HERMON, Maine — Dylan Street is 12 and has been diagnosed with hydrocephalus, which is an inflammation of the brain that can also cause swelling and bleeding.
As a result, he has a shunt, which is a small passage that leads from his brain to his stomach and drains the excess fluid from his brain.
He has been told that he can’t play football by his family doctor.
But that hasn’t stopped the Old Town youngster from racing a four-cylinder Acura Integra in the Sport 4 division at Speedway 95 in Hermon.
Street is small but he is a competitor. The fact he is racing with men much older than him has caught some people off-guard.
“Some of my teachers don’t believe he races cars. I’ve had to show them a picture of him [in his race suit with his car],” said his 14-year-old sister, Alyssa Street.
Despite the fact he is racing with drivers two, three and four times his age, he is currently sitting in fourth place in the points standings.
He has two fourth-place finishes and a fifth through nine races. And he has already won a heat race.
It is his third year of racing and first in the Sport 4 division.
He also plays hockey for the Maine Freeze travel team and is a catcher for his Little League All-Star team.
Street doesn’t consider his illness a hindrance. And he isn’t fearful.
“It doesn’t bother me at all. I’m well-protected,” explained the youngster, who considers auto racing and hockey his favorite sports.
His mother, Andrea Street, explained that he has a top-quality helmet, a HANS device for head and neck support and a “special containment seat” in his race car. He is also well-protected in baseball and hockey, she said.
Unlike a lot of drivers who started in go-karts, Street never raced go-karts.
His interest in racing began after attending a Wacky Wednesday race program with his family when he was 9 at Speedway 95. Wacky Wednesday is for entry-level drivers.
“I asked him, ‘If I bought you a race car, would you drive it?’” said Jeff Street, Dylan’s father.
“I wasn’t sure about it at first,” said Dylan. “Then I thought ‘maybe’ and finally I said yes.”
Jeff Street began looking for a race car for his son and Ed Libby, father of 16-year-old Sportsman-class driver Emma Libby, helped him find one and fix it up.
Dylan’s mother taught him how to drive at camp at the same time she was teaching her niece, Makayla, and Alyssa Street.
“[We] went out in a standard 1991 Saturn,” said Andrea Street.
Dylan has always been mechanically inclined, according to his father, mother and sister.
Jeff Street owns Street’s Landscape and Lawncare in Old Town, and said his son was always interested in his equipment.
“I have a mower with two sticks [shifts], which isn’t the easiest thing to drive, but he hopped on it and went with it. He’s well-coordinated,” said Jeff Street.
“He would always go over to dad’s shop and run his equipment,” said older sister Alyssa. “If he didn’t know how to run something, he would watch someone else run it and then go and do it. He’s a quick learner.”
Andrea said her son always wants to take the reins of their four-wheelers, snowmobiles and watercraft.
“I knew it would be the same way with a car,” she said.
Dylan’s father rented Speedway 95 so Dylan could get some laps under his belt before he made his debut in the Stars of Tomorrow, a Wacky Wednesday class for 10-18 year-olds.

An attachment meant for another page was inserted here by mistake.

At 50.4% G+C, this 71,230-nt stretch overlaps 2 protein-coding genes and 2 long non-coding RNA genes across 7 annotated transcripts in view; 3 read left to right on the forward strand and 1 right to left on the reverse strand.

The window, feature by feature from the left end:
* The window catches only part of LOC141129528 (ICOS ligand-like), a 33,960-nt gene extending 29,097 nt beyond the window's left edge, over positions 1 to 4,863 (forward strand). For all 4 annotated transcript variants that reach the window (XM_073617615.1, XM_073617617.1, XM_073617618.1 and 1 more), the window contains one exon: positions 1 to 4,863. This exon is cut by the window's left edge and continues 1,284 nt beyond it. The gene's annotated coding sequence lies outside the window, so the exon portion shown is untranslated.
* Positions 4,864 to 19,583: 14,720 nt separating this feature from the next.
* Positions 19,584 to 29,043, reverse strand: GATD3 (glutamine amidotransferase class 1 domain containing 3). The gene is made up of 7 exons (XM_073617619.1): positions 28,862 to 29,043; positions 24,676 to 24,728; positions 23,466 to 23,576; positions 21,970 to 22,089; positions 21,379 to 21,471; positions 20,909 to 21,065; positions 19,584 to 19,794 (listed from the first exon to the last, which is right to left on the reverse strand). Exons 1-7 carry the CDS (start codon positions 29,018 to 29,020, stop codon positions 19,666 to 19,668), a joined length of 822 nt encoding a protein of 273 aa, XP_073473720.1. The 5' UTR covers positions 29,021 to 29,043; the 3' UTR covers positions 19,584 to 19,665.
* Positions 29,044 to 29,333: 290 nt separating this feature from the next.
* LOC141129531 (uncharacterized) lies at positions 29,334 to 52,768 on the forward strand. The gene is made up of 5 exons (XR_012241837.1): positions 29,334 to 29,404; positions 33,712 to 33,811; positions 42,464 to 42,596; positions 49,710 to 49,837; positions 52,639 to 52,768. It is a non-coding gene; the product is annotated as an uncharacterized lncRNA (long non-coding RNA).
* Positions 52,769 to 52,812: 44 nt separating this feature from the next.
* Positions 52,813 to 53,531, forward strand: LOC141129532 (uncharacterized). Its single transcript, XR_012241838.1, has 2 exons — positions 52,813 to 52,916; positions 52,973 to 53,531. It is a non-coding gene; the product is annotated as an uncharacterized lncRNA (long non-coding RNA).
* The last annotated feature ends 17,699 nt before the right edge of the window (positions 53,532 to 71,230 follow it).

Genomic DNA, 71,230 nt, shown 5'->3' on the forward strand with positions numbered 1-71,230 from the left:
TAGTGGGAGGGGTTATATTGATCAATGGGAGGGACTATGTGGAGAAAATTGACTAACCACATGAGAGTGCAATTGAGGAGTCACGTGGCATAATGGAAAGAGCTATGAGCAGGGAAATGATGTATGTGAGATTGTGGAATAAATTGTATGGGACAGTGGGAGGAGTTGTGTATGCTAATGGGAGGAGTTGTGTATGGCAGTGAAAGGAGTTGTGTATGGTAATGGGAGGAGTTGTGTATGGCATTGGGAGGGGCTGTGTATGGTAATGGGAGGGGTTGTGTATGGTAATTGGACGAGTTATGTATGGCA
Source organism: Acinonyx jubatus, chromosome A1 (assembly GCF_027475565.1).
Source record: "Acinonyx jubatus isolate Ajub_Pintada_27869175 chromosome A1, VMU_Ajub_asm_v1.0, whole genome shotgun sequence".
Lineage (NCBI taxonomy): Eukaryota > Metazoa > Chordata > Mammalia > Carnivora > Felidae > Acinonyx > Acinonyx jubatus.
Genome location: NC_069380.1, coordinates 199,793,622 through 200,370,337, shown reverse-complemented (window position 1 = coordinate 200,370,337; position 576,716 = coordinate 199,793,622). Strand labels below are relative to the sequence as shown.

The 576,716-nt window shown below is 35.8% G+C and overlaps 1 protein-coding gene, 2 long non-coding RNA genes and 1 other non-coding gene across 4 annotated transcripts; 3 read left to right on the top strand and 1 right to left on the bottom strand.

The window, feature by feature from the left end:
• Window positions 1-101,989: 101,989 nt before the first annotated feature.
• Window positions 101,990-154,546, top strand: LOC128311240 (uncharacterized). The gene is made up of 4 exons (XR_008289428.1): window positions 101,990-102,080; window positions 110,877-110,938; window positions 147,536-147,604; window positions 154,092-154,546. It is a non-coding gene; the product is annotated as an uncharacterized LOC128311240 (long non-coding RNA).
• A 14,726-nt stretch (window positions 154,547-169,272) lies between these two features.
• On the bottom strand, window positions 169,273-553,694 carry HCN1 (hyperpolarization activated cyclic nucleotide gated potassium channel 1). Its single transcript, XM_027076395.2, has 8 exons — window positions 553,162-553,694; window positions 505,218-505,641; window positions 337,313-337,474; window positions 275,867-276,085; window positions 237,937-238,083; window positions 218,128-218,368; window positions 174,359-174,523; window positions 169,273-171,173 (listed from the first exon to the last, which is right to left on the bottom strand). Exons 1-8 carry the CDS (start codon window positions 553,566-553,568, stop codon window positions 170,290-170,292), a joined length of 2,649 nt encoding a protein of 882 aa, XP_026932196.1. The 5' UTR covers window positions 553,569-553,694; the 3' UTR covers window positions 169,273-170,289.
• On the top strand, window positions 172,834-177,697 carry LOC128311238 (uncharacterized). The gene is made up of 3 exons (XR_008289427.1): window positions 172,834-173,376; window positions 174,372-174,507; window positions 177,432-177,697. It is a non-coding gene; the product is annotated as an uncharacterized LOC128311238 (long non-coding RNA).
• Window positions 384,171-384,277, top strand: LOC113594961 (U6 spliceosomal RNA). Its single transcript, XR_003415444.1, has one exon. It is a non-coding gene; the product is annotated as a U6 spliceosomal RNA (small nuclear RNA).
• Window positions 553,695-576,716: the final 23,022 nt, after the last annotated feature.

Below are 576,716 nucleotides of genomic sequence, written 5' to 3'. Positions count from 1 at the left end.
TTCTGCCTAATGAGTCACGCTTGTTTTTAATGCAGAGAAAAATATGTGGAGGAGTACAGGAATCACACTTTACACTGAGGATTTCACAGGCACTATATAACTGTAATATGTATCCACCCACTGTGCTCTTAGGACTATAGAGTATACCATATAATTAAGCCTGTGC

Andrea Street said her son spun the car around on his 20th lap of practice and that was valuable because he experienced one of the dangers involved in racing and it didn’t faze him.
“I wanted him to feel what it was like to go through that. It made him more sure of himself,” she said.
Street ran in his first Stars of Tomorrow race at age 10.
“I was kind of slow at first. I was just getting used to it,” he said.
But again he proved to be a quick learner.
In two seasons in the Stars of Tomorrow, he won “seven or eight” races and finished second and fourth in the points.
After his second season, Jeff Street asked his son if he wanted to move up to the Sport 4 class.
Dylan said yes, so Jeff Street called Speedway 95 owner Del Merritt and head scorer and office manager Kim Baker Allen to get their approval.
They gave him their OK and he began racing in the Sport-4s on Saturday nights.
Dylan Street said he is enjoying the class.
“I like it. It’s competitive and I enjoy the speed. Our lap times have been pretty fast,” said Street.
He said winning a heat race was a big thrill and that he continues to learn every week.
“There’s a lot to it,” he said.
Street has made a positive impression on his peers.
“I’m pretty impressed with him already. He has beaten me more than once,” said Carmel’s Ted Ryder, who is second in points in the division. “He has better control of his car than a lot of guys who have been driving for years. I like seeing these young drivers come up. They’re fun to watch. He’ll do well.”
“He’s got a good head on his shoulders and he’s got a good car,” added Skowhegan’s Zach Audet, who is third in points.
Baker Allen said Street is an aggressive driver “but not overly aggressive.
“He has a good attitude and he works as hard as he can,” said Allen. “I think he can go far.”
Racing is a family affair for the Streets and other family members. Dylan’s uncle, Richard Brown, is his crew chief.
“We love it,” said Andrea.
Alyssa Street is her brother’s biggest fan.
And Dylan, who will be in seventh grade in the fall, said the kids at his Leonard Middle School think it’s “cool” that he is a race car driver.
One of his classmates, Caleb Kalel of Stillwater, races in the Stars of Tomorrow.
Street has lofty goals for the rest of the season.
“I want to win a feature race and run the 50-lap race at the end of the season,” he said. “I’d like to finish in the top five in points. And I have a goal of racing a Late Model car at the end of the year.”